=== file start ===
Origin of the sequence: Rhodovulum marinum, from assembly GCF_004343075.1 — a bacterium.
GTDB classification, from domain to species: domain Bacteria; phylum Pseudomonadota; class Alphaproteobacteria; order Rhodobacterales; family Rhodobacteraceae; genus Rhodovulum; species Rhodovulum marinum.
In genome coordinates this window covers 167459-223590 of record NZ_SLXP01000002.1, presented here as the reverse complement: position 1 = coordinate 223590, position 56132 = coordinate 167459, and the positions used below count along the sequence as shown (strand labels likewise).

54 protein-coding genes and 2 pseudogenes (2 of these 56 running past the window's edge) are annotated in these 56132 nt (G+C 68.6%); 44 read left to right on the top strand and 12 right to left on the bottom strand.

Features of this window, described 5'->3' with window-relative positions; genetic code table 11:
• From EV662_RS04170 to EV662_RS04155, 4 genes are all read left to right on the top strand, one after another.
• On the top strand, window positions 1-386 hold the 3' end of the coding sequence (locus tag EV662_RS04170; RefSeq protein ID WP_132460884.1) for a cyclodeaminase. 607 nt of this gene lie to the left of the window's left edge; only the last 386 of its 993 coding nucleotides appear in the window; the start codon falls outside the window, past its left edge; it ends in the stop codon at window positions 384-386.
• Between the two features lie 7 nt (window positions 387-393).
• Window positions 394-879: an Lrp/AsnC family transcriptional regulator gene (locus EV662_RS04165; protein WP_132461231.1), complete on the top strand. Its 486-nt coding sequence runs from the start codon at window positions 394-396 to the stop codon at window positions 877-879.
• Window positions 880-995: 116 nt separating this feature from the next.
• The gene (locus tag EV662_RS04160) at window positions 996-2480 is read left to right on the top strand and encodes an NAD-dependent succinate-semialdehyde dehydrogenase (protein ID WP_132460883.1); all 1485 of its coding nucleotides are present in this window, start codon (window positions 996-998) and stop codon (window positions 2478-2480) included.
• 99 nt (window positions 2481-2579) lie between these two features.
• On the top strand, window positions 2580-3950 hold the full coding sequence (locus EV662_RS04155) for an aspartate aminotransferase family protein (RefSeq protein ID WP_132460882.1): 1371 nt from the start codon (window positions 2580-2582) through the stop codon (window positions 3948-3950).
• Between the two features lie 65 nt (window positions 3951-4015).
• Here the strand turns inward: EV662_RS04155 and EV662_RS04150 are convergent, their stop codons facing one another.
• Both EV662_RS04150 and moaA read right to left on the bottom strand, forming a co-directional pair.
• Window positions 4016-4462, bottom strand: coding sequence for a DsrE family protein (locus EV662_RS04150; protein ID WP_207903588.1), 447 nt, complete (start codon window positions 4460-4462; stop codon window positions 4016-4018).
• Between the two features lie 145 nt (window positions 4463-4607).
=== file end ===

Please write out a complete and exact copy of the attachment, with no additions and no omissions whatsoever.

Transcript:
Origin of the sequence: Rhodovulum marinum, from assembly GCF_004343075.1 — a bacterium.
GTDB classification, from domain to species: domain Bacteria; phylum Pseudomonadota; class Alphaproteobacteria; order Rhodobacterales; family Rhodobacteraceae; genus Rhodovulum; species Rhodovulum marinum.
In genome coordinates this window covers 167459-223590 of record NZ_SLXP01000002.1, presented here as the reverse complement: position 1 = coordinate 223590, position 56132 = coordinate 167459, and the positions used below count along the sequence as shown (strand labels likewise).

54 protein-coding genes and 2 pseudogenes (2 of these 56 running past the window's edge) are annotated in these 56132 nt (G+C 68.6%); 44 read left to right on the top strand and 12 right to left on the bottom strand.

Features of this window, described 5'->3' with window-relative positions; genetic code table 11:
• From EV662_RS04170 to EV662_RS04155, 4 genes are all read left to right on the top strand, one after another.
• On the top strand, window positions 1-386 hold the 3' end of the coding sequence (locus tag EV662_RS04170; RefSeq protein ID WP_132460884.1) for a cyclodeaminase. 607 nt of this gene lie to the left of the window's left edge; only the last 386 of its 993 coding nucleotides appear in the window; the start codon falls outside the window, past its left edge; it ends in the stop codon at window positions 384-386.
• Between the two features lie 7 nt (window positions 387-393).
• Window positions 394-879: an Lrp/AsnC family transcriptional regulator gene (locus EV662_RS04165; protein WP_132461231.1), complete on the top strand. Its 486-nt coding sequence runs from the start codon at window positions 394-396 to the stop codon at window positions 877-879.
• Window positions 880-995: 116 nt separating this feature from the next.
• The gene (locus tag EV662_RS04160) at window positions 996-2480 is read left to right on the top strand and encodes an NAD-dependent succinate-semialdehyde dehydrogenase (protein ID WP_132460883.1); all 1485 of its coding nucleotides are present in this window, start codon (window positions 996-998) and stop codon (window positions 2478-2480) included.
• 99 nt (window positions 2481-2579) lie between these two features.
• On the top strand, window positions 2580-3950 hold the full coding sequence (locus EV662_RS04155) for an aspartate aminotransferase family protein (RefSeq protein ID WP_132460882.1): 1371 nt from the start codon (window positions 2580-2582) through the stop codon (window positions 3948-3950).
• Between the two features lie 65 nt (window positions 3951-4015).
• Here the strand turns inward: EV662_RS04155 and EV662_RS04150 are convergent, their stop codons facing one another.
• Both EV662_RS04150 and moaA read right to left on the bottom strand, forming a co-directional pair.
• Window positions 4016-4462, bottom strand: coding sequence for a DsrE family protein (locus EV662_RS04150; protein ID WP_207903588.1), 447 nt, complete (start codon window positions 4460-4462; stop codon window positions 4016-4018).
• Between the two features lie 145 nt (window positions 4463-4607).